- As of Oct. 23, there is a two-week curfew for all non-essential businesses, including restaurants and bars, from 10 p.m. to 6 a.m. The curfew does not apply to delivery/carry-out services from restaurants.
- All alcohol sales are prohibited after 9 p.m. at all establishments until Nov. 6.
- Indoor seating is operating at limited capacity for restaurants (40% or 50 people maximum). Any bars or establishments without a food license are not currently open for indoor seating.
- The maximum party size per table is six people; service at bars is limited to two hours per table.
- Customers must wear face coverings while seated at all times (including when interacting with staff), except when actively eating or drinking.
- Explore Chicago restaurants open for delivery, carryout, and indoor/outdoor dining.
- Please check with individual hotels for information about availability.
Attractions and events
- Many Chicago attractions are beginning limited and phased reopenings. Check our what’s open page for details.
- Most public gatherings are currently cancelled until further notice.
- Mayor Lori Lightfoot has ordered Chicago’s beaches remain closed until further notice. All other Chicago parks, including the Lakefront Trail and lakefront parks west of Lake Shore Drive, are now open.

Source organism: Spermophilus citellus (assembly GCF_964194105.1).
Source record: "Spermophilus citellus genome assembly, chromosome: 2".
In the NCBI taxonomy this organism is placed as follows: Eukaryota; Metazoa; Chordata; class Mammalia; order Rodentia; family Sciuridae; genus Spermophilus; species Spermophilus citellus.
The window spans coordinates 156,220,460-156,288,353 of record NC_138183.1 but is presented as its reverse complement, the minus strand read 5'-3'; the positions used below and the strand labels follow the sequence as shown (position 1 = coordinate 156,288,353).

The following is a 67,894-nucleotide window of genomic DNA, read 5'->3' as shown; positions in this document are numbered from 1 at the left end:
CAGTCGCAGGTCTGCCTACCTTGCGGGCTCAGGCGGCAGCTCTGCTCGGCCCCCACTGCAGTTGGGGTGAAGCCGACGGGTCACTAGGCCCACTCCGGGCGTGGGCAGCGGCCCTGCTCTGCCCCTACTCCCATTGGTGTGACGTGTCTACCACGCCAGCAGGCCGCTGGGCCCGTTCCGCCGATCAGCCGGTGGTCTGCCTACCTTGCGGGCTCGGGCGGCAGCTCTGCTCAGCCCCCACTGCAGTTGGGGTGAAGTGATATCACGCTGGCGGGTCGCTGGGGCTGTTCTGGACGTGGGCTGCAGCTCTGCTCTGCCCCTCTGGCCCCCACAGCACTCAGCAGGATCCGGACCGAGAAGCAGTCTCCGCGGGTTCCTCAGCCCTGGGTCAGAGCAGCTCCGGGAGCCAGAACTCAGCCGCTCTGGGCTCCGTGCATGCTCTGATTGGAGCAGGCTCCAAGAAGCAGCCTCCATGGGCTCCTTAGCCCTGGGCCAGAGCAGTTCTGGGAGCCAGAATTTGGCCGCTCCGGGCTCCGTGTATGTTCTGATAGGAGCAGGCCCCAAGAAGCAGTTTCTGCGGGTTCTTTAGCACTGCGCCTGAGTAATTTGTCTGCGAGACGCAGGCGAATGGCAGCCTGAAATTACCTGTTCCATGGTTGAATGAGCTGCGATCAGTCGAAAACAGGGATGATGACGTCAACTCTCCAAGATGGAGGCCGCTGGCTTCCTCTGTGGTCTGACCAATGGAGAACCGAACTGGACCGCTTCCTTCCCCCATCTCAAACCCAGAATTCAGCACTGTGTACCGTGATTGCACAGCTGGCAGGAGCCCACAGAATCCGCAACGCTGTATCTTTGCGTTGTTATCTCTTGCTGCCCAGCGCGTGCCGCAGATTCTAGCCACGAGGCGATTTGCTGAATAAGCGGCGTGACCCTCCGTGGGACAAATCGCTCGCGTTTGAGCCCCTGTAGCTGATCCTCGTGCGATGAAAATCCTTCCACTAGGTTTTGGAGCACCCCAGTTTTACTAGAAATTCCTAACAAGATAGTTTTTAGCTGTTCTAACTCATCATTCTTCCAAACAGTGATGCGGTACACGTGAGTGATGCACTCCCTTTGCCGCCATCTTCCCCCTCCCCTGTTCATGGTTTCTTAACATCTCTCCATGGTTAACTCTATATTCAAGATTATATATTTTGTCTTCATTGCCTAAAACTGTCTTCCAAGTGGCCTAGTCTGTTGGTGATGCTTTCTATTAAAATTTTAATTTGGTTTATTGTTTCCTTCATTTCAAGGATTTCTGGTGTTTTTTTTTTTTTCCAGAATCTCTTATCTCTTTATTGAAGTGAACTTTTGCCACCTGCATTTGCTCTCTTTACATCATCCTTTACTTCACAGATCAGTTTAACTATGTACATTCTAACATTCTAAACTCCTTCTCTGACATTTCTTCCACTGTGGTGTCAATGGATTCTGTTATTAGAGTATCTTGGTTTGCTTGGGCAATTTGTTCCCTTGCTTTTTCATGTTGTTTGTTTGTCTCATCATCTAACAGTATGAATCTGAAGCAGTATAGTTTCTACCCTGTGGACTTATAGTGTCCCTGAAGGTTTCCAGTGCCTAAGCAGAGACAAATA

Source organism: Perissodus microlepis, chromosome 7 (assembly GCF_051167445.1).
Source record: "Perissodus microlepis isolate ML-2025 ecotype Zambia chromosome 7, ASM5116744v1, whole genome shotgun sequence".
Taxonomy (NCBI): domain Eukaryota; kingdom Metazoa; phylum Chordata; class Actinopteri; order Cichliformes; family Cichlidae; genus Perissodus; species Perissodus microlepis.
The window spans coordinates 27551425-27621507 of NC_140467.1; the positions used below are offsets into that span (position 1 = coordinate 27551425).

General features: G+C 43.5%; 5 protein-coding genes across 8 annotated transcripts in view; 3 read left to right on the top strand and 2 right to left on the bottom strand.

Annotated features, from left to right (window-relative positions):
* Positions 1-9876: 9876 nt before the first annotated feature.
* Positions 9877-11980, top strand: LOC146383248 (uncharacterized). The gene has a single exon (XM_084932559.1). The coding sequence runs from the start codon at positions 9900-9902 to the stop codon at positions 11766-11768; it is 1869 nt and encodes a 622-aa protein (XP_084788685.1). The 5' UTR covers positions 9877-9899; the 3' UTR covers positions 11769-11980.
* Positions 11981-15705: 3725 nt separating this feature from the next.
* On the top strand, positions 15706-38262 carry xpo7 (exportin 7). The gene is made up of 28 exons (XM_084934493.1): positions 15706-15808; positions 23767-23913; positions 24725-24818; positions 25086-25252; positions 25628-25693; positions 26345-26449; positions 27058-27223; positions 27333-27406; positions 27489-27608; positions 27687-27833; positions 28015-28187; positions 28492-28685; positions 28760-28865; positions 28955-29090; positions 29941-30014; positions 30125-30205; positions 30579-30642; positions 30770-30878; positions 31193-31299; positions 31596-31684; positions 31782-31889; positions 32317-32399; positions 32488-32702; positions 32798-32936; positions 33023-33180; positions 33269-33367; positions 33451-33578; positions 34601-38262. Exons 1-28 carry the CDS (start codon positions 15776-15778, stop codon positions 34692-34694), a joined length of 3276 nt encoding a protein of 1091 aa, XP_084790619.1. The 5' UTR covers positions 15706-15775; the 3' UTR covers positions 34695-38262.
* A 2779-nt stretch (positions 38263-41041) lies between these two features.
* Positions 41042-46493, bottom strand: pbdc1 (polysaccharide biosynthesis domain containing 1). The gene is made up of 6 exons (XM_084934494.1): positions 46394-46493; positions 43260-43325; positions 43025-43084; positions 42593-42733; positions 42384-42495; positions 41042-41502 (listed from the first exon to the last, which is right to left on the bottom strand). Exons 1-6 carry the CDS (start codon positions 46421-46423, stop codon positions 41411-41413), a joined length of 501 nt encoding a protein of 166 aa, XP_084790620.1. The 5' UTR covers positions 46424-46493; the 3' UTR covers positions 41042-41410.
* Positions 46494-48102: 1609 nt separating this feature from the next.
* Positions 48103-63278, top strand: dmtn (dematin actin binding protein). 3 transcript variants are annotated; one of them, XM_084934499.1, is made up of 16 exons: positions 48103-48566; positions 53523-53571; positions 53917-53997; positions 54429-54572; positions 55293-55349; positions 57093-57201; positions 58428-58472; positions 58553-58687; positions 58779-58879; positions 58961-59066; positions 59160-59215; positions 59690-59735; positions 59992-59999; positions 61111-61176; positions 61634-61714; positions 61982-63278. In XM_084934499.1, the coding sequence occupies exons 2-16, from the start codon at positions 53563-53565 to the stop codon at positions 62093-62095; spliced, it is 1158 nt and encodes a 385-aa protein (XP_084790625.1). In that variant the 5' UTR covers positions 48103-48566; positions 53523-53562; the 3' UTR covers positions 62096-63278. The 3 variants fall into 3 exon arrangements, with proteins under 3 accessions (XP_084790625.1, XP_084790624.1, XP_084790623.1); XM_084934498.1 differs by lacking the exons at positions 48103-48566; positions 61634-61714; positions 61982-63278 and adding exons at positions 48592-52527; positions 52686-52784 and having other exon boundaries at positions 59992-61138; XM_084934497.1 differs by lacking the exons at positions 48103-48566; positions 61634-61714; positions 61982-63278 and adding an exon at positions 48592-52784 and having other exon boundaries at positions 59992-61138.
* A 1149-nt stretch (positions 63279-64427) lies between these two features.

- Illinois state parks will be open for limited use. All shelters, playgrounds and visitors centers will remain closed until further notice. Concessions will be open at all sites.
- All attractions and events are subject to changes and closures. We strongly recommend confirming the status of attractions and upcoming events by reaching out directly to the attraction, venue, or ticket provider before proceeding.
Healthy travel tips
- We encourage all visitors to use their own discretion and follow all travel best practices recommended by the Centers for Disease Control and Prevention:
- Wash your hands often with soap and water for at least 20 seconds especially after you have been in a public place, or after blowing your nose, coughing, or sneezing.
- If soap and water are not readily available, use a hand sanitizer that contains at least 60% alcohol. Cover all surfaces of your hands and rub them together until they feel dry.
- Cover your mouth and nose with a tissue when you cough or sneeze or use the inside of your elbow.
- Avoid touching your eyes, nose, and mouth with unwashed hands.
- Avoid close contact with people who are sick.
- Put distance between yourself and other people if COVID-19 is spreading in your community. This is especially important for people who are at higher risk of getting very sick.
- Stay home if you are sick, except to get medical care. Learn what to do if you are sick.
- The City of Chicago shares local updates, travel alerts and tips to help minimize risk.
- The State of Illinois shares daily state-wide updates and advice.
- The U.S. Travel Association offers healthy travel practices and guidance for travelers.
- The Centers for Disease Control and Prevention features the latest global updates, health and travel information and guidance for large gatherings.
- The World Health Organization offers advice, reports and updates on the outbreak.